I hope the speech referenced in this article is made available online. Russell Moore makes some great points. My favorite is about teaching the next generation to respond to challenges in the world not by looking to the Bible as a rulebook but having the Bible sedimented into their bones.
This is not a distinction of semantics but a vital truth. The Bible needs to be more to our children than a list of do’s and don’ts. It truly is more than such a list; it’s the Word of God to man, a revelation of Divinity to humanity. For the Bible to be loved and cherished by our children it must be loved by us first. We set the example.
I like the word picture of the Bible sedimented in the bones. It pictues something settled and abiding. Sediment is solid material that is suspended in liquid and left behind by the flow or evaporation of the liquid.
Imagine that the means of delivering the Scriptures to your children is the liquid. Family devotions and the local church are the main carriers of the Word – the liquid in which it is suspended. As we read the Bible to our children, as they memorize it as part of their Sunday School program or at our request, as they hear the Scripture expounded faithfully in church week after week something is left behind and settles. The weekly church meetings will blur into the past, family devotions will be fondly remembered but also blurred. A particular point you attempted to make or an illustration given by the pastor will be difficult to recall days from now, but the sediment will remain.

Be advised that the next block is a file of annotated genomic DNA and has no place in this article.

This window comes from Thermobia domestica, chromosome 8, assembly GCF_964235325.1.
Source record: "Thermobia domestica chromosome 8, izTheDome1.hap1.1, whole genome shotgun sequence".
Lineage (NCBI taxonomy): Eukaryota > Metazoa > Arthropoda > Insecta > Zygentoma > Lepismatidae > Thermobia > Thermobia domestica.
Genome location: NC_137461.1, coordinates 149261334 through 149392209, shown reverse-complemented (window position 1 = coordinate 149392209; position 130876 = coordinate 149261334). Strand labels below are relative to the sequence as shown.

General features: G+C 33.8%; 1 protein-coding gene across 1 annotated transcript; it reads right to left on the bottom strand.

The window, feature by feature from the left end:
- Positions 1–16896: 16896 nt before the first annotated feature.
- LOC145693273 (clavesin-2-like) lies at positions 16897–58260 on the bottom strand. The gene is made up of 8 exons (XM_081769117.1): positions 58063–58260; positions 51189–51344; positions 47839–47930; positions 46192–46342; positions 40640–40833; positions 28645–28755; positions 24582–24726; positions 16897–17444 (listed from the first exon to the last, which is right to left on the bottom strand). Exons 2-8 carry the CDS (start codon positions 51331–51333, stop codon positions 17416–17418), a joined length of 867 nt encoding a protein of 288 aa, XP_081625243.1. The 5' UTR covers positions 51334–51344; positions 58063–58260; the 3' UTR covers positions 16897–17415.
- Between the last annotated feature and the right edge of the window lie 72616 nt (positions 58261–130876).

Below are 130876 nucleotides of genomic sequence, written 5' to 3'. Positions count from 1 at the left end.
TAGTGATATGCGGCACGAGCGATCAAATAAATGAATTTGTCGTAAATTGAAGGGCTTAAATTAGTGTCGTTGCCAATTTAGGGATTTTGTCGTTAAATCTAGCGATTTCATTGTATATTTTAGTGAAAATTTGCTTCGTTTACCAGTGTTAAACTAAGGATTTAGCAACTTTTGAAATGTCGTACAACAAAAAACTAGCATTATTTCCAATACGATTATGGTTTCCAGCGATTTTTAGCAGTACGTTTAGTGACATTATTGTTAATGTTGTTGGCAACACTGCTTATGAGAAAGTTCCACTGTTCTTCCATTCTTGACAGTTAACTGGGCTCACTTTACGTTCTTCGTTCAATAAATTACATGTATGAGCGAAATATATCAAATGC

Parents who are faithful can trust God’s Word to do it’s work in their children. They can trust God to accomplish the purpose for His Word – the revelation of Himself to humanity. Don’t give up parent. Don’t give in to exhaustion and frustration. Keep proclaiming the truth of God’s Word to the next generation. By doing so the Scripture is being molded into the bones of your children’s lives.